= 1.5), given the efficacies modeled. In our model, LAIV, compared with TIV, was assigned higher VESP
, and VEI
values based on our best guesses for these efficacies from previous work (8
). The higher the vaccine efficacies, the greater the numbers of influenza cases that can be prevented.
Regardless of transmission intensity, children have higher attack rates than adults at baseline (). Vaccinating 70% of children with a well-matched influenza vaccine substantially reduces the attack rates for both children and adults at low to moderate levels of transmission intensity (R
1.1−1.5). The difference between the baseline attack rates and the age-specific attack rates at higher levels of transmission intensity is greater for children than for adults. Children experience a greater reduction in age-specific attack rates with the intervention modeled because they benefit from the direct protection of vaccination and the indirect effects, whereas the reduction in the attack rates for adults results from only the indirect effects of vaccinating children. The age-specific illness attack rates at lower vaccination coverage levels are qualitatively similar to those at higher coverage levels, but the rise in the attack rates occurs at lower values of R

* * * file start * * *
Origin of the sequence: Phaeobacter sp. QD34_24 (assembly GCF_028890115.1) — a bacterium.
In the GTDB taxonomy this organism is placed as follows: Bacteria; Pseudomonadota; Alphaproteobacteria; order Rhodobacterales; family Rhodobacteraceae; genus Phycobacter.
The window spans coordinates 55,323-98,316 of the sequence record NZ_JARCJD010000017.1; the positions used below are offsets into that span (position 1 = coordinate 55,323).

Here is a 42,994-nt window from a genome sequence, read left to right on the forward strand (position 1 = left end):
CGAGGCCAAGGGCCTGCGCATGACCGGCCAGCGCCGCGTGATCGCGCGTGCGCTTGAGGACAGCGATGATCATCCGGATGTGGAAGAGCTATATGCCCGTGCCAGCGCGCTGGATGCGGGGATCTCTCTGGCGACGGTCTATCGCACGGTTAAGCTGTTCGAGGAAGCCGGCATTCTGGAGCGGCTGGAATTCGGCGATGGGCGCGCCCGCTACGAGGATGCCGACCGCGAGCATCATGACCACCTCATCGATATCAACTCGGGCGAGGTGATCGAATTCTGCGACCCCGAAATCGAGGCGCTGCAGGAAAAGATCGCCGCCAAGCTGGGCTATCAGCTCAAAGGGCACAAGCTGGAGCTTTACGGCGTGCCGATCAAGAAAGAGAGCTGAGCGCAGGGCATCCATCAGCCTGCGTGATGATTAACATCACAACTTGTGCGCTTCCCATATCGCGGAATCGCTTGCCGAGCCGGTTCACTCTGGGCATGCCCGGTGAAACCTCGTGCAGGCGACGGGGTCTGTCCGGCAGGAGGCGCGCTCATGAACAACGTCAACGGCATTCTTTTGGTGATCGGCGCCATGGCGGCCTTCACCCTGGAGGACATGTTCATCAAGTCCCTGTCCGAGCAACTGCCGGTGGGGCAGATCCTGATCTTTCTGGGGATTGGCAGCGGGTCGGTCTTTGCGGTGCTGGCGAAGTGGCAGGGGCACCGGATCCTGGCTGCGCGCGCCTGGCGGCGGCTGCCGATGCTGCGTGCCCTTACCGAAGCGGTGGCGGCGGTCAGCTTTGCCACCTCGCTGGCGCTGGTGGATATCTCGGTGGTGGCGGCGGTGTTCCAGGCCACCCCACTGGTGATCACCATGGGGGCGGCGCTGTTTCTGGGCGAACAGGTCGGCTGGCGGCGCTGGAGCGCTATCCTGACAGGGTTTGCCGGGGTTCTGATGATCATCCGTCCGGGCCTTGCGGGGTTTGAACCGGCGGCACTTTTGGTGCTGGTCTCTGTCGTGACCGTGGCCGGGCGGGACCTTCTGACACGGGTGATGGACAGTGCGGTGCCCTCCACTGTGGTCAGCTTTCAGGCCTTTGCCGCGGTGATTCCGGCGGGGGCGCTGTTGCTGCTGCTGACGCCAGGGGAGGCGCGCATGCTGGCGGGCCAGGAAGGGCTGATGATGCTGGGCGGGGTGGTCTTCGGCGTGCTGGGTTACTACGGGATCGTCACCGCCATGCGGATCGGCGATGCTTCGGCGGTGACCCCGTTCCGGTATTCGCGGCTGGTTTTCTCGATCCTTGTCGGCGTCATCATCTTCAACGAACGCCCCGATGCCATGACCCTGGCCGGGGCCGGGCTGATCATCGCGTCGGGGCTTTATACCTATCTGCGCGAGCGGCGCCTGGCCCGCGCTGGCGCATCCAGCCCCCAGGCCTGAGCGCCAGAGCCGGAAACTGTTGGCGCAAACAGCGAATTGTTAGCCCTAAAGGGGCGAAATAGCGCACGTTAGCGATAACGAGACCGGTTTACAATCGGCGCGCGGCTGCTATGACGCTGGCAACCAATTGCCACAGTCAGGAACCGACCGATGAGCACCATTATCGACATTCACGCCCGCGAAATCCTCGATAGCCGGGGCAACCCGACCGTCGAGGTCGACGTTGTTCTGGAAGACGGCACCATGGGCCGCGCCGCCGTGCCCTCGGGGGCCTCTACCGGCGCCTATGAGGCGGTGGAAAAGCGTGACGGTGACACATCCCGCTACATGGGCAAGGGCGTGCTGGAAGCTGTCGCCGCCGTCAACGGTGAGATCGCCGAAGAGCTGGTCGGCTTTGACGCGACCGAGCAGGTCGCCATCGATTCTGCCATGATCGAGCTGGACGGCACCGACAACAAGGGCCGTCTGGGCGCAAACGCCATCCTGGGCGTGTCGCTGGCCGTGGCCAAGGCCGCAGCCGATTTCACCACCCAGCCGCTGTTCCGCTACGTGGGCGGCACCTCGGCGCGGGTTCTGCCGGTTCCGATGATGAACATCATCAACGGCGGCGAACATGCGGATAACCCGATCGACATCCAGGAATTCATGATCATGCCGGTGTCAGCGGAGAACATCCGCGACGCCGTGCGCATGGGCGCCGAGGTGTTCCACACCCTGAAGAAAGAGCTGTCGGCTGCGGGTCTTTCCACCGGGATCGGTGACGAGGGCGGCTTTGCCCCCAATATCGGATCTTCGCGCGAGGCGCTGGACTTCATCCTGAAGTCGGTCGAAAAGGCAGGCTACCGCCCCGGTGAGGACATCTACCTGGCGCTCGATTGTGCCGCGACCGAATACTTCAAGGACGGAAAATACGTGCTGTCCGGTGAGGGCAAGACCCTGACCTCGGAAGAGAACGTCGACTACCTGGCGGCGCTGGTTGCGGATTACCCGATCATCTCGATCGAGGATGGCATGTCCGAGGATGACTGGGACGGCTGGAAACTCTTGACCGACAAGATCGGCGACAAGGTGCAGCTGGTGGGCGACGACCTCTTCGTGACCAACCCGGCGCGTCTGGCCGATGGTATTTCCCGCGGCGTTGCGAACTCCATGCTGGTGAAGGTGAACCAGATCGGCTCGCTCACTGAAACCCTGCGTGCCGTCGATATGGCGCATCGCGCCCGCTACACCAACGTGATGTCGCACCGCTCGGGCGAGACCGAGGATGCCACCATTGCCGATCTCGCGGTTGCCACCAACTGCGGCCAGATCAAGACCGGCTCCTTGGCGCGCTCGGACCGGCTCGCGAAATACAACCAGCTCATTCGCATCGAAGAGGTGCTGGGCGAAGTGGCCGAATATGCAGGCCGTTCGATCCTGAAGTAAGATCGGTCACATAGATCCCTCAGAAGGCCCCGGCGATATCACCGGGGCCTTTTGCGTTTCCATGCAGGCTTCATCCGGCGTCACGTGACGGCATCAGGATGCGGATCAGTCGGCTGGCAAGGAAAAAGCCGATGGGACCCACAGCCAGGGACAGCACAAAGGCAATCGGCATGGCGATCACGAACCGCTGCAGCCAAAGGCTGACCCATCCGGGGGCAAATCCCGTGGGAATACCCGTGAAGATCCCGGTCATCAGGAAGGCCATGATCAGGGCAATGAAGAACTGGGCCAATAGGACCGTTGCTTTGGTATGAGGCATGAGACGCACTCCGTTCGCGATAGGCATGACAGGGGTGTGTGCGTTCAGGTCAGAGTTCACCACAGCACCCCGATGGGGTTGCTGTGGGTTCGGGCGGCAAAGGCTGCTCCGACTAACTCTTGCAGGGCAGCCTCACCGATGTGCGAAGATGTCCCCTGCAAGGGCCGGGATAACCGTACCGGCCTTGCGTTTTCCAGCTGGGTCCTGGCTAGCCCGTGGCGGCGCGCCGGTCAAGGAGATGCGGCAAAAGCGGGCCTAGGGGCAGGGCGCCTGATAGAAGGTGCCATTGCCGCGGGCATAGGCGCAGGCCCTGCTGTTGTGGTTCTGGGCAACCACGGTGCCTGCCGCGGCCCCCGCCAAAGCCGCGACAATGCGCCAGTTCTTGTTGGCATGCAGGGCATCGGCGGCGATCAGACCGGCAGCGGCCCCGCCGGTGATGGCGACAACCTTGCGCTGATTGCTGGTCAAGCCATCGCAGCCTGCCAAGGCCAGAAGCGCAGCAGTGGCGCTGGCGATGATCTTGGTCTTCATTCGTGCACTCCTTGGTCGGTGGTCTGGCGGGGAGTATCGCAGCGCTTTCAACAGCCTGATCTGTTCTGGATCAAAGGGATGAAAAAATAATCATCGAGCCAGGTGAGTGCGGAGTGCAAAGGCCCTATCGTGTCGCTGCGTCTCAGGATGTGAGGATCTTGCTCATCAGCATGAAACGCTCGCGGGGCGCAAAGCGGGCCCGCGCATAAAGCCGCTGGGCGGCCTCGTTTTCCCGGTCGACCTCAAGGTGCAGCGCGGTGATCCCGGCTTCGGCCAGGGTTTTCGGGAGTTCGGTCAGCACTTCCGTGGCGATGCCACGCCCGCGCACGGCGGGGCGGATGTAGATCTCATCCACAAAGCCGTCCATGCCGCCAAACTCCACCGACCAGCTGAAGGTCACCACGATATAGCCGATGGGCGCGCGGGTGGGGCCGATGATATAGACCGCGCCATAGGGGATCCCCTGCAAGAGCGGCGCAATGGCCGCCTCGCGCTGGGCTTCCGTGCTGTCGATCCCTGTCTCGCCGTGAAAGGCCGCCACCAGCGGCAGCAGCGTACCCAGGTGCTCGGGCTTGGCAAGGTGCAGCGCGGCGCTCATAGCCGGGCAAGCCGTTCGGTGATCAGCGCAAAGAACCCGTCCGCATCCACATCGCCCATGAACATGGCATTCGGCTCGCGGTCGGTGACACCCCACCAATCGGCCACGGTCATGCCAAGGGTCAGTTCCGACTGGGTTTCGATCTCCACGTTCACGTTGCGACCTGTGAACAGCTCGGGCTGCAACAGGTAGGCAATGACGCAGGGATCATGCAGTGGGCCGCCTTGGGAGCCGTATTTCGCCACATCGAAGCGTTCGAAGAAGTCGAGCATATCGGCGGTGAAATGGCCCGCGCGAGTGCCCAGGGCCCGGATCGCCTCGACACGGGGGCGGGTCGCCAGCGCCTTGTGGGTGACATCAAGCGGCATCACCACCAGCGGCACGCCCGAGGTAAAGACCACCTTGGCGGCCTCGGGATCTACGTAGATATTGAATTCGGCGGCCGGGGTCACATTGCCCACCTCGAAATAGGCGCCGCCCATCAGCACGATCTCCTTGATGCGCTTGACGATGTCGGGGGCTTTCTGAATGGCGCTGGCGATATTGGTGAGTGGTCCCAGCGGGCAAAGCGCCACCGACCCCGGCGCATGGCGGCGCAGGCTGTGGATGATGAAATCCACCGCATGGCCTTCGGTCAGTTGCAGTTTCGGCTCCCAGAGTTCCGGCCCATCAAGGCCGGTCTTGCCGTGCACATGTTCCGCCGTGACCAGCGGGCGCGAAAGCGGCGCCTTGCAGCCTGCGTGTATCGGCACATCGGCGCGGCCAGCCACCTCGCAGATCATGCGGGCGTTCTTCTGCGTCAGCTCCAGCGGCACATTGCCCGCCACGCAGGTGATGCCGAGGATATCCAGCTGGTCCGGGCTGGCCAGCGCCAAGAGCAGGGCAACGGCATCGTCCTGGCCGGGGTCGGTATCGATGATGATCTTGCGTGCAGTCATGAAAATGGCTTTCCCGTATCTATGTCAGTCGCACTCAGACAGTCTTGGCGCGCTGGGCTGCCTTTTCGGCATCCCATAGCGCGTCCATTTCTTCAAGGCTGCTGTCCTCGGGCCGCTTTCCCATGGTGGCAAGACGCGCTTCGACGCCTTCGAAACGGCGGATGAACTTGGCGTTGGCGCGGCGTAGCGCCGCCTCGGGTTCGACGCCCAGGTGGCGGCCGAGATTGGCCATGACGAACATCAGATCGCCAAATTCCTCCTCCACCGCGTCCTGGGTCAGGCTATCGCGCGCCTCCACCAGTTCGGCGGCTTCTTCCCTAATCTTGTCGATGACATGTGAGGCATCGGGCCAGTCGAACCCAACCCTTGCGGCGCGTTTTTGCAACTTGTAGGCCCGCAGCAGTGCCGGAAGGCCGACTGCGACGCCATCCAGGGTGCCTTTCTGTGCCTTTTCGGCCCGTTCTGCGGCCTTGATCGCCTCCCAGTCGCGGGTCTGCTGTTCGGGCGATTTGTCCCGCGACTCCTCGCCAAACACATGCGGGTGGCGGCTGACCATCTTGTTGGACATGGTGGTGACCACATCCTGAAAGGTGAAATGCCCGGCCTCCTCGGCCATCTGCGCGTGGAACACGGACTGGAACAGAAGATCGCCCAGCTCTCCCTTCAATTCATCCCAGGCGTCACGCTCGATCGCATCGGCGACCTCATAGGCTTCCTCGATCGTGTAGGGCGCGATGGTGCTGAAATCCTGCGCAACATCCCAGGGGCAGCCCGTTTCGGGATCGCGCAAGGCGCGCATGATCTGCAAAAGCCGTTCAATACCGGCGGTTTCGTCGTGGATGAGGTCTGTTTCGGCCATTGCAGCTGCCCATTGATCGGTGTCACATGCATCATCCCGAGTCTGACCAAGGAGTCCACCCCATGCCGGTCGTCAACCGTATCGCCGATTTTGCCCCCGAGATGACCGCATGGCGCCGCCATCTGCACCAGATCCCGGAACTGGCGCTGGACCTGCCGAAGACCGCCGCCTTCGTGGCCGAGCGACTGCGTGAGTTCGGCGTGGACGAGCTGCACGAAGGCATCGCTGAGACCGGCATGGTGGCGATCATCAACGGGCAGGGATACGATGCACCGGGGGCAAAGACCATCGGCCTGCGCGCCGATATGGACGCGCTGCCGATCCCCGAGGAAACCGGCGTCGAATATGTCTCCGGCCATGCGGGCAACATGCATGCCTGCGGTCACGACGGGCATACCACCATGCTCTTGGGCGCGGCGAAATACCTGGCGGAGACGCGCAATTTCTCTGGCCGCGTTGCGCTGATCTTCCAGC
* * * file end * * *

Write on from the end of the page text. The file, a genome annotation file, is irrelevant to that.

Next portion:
for lower vaccination coverage levels and increases more rapidly (results not shown).
Finally, we observed strong indirect, total, and overall effects of influenza vaccination at lower values of R
with high vaccination coverage (). The indirect effects in both adults and children were similar regardless of transmission intensity. The indirect vaccine effects in both groups declined rapidly after R
1.2−1.6, depending on the coverage, indicating that as the level of transmission increased, the unvaccinated were not as well protected indirectly. At values of R
≥ 2.0, the intensity of transmission effectively overwhelms the ability of the vaccine to protect indirectly, given the greater level of exposure to infection. The value of R